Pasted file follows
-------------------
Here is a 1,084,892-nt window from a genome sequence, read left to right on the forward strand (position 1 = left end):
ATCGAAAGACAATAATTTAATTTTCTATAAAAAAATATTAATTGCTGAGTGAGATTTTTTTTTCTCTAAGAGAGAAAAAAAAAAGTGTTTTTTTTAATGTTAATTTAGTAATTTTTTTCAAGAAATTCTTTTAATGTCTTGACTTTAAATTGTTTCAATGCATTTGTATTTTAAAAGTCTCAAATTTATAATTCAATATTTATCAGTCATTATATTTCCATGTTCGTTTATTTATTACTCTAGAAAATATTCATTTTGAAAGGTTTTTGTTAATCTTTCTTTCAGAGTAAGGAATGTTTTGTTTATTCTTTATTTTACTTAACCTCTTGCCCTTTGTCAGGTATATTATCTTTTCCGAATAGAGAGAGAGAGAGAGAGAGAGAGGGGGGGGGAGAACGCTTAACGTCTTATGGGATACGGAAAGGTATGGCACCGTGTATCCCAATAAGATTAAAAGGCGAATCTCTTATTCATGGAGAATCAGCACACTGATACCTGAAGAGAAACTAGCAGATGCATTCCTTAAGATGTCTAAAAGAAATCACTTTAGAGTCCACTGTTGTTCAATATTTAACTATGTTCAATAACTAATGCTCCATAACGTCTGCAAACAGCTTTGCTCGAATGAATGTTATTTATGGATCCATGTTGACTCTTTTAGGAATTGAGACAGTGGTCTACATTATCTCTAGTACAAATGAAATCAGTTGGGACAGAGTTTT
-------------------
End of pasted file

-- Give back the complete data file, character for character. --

Here is a 1,084,892-nt window from a genome sequence, read left to right on the forward strand (position 1 = left end):
ATCGAAAGACAATAATTTAATTTTCTATAAAAAAATATTAATTGCTGAGTGAGATTTTTTTTTCTCTAAGAGAGAAAAAAAAAAGTGTTTTTTTTAATGTTAATTTAGTAATTTTTTTCAAGAAATTCTTTTAATGTCTTGACTTTAAATTGTTTCAATGCATTTGTATTTTAAAAGTCTCAAATTTATAATTCAATATTTATCAGTCATTATATTTCCATGTTCGTTTATTTATTACTCTAGAAAATATTCATTTTGAAAGGTTTTTGTTAATCTTTCTTTCAGAGTAAGGAATGTTTTGTTTATTCTTTATTTTACTTAACCTCTTGCCCTTTGTCAGGTATATTATCTTTTCCGAATAGAGAGAGAGAGAGAGAGAGAGAGGGGGGGGGAGAACGCTTAACGTCTTATGGGATACGGAAAGGTATGGCACCGTGTATCCCAATAAGATTAAAAGGCGAATCTCTTATTCATGGAGAATCAGCACACTGATACCTGAAGAGAAACTAGCAGATGCATTCCTTAAGATGTCTAAAAGAAATCACTTTAGAGTCCACTGTTGTTCAATATTTAACTATGTTCAATAACTAATGCTCCATAACGTCTGCAAACAGCTTTGCTCGAATGAATGTTATTTATGGATCCATGTTGACTCTTTTAGGAATTGAGACAGTGGTCTACATTATCTCTAGTACAAATGAAATCAGTTGGGACAGAGTTTT